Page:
Two sustainability-focused groups at the University of Washington, UW-Solar and the Green Greek Representative Program, are collaborating on a project that has sunny prospects and dazzling potential. Essentially, the two groups will be working together to determine opportunities for solar power in the UW Greek Community.
UW-Solar brings students and faculty together to carry out solar energy projects. The project tasks range from planning, governance, finance, design, development, economic, and environmental effects of infrastructure. These mid-to-short term solar power projects are small steps towards the long-run objectives of decarbonization, resilience, and information security.
Desiring to achieve similar goals, the Green Greek Representative Group works to make the Greek community a more sustainable place. So far, the Greek community has taken action to educate chapter members about recycling/composting, lighting efficiency, water conservation, and other general sustainability education topics. After focusing on many quick-fix problems, the Green Greek Representatives are now turning their attention to long-term projects.
“Using too much energy and using energy inefficiently are huge problems in the Greek Community,” Green Greek Coordinator Talia Haller said. “We want to see what we can do to power our community more efficiently, bring down energy costs, and source as much of our power from clean energy sources as possible."
The U-District, where the UW Greek Community resides, is powered by Seattle City Light. As of 2014, Seattle City Light already had a highly renewable fuel mix, including Hydro (90%), Nuclear (4%), and Wind (4%). Less than two percent of energy comes from coal and other fossil fuel sources. Yet many energy customers are still pursuing solar energy too close this small gap, as well as additional benefits like paying less for energy in the long-run or getting paid for your electricity.
Solar power in the UW Greek Community has many additional perks. “The greatest benefit of this collaborative project is the potential for student engagement,” said Stefanie Young, the project manager of UW-Solar. “The Greek Representatives involved with this project will gets hands-on experience working on a real-world energy project: they will be collecting data, preparing the feasibility audit, securing funding, facilitating construction management, as well as educating their chapter members.”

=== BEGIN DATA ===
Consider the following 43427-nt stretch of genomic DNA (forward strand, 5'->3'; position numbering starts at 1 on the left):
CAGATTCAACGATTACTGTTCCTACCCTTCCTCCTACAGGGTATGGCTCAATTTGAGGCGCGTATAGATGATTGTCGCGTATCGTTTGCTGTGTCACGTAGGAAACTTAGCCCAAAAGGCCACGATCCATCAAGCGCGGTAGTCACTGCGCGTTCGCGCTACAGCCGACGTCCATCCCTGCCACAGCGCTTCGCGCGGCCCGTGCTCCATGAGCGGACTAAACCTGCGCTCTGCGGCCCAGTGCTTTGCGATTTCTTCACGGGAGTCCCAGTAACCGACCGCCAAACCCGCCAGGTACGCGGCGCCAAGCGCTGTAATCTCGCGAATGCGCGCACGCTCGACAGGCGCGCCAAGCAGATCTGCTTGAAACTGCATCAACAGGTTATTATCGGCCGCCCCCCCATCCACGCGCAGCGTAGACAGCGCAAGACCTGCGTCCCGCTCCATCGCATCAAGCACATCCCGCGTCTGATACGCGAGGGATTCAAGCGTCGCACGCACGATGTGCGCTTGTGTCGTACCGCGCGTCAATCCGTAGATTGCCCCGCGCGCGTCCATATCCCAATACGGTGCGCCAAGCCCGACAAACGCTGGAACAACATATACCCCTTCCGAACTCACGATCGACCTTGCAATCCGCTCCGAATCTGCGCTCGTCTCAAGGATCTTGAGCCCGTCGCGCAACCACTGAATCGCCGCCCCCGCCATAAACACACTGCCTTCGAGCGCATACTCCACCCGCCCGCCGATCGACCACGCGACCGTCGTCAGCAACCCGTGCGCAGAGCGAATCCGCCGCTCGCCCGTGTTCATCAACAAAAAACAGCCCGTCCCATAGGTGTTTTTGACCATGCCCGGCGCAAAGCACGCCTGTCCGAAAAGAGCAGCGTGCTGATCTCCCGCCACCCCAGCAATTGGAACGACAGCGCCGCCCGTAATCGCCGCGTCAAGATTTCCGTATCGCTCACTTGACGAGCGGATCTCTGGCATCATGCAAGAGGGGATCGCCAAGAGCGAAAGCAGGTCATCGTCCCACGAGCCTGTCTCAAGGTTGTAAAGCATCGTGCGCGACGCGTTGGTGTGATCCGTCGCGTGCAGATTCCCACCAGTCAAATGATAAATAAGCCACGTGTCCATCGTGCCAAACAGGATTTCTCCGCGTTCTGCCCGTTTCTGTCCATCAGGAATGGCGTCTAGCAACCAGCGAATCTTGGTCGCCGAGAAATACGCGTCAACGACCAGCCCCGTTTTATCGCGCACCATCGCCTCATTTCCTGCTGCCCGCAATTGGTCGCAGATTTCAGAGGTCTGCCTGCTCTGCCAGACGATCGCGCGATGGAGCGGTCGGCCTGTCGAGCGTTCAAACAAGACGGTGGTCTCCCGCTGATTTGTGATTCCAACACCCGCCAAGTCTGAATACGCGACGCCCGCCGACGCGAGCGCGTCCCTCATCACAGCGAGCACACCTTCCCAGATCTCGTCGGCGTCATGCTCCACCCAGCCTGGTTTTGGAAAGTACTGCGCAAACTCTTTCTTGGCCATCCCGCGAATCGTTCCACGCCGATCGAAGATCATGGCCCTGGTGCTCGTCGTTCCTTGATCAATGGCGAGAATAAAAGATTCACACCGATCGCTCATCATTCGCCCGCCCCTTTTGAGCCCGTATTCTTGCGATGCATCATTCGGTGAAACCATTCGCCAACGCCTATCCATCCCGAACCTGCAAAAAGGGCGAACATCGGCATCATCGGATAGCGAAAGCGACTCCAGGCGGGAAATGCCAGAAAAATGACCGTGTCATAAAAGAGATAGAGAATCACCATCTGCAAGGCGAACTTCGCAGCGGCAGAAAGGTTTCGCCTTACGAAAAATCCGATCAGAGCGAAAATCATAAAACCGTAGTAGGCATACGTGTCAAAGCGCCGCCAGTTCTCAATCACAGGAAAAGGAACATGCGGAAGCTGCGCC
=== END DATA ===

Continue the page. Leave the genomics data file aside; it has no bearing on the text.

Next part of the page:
Through the summer, the Green Greek Representative Group is working to collect data from all 54 chapter houses, including roof plans, electricity information, and the age of the roofs. Come fall, UW-Solar will use this data, and the continued help and support from the Green Greeks, to conduct feasibility studies that answer questions such as: Is solar even feasible on chapter house roofs? Is it cost-competitive with what chapters are currently paying in energy costs? What will the return on investment be? Will solar power reduce greenhouse gas emissions, and if so, by how much? What would be the best system given project type/location? What are the funding possibilities? How will energy be monitored to quantify the success of results?
Depending on the outcome of the feasibility reports, the Green Greek Representative Group and UW-Solar will then work to determine the next steps. Regardless of whether solar power turns out to be feasible or not, this opportunity is a chance for collaboration, education, and dawning discovery.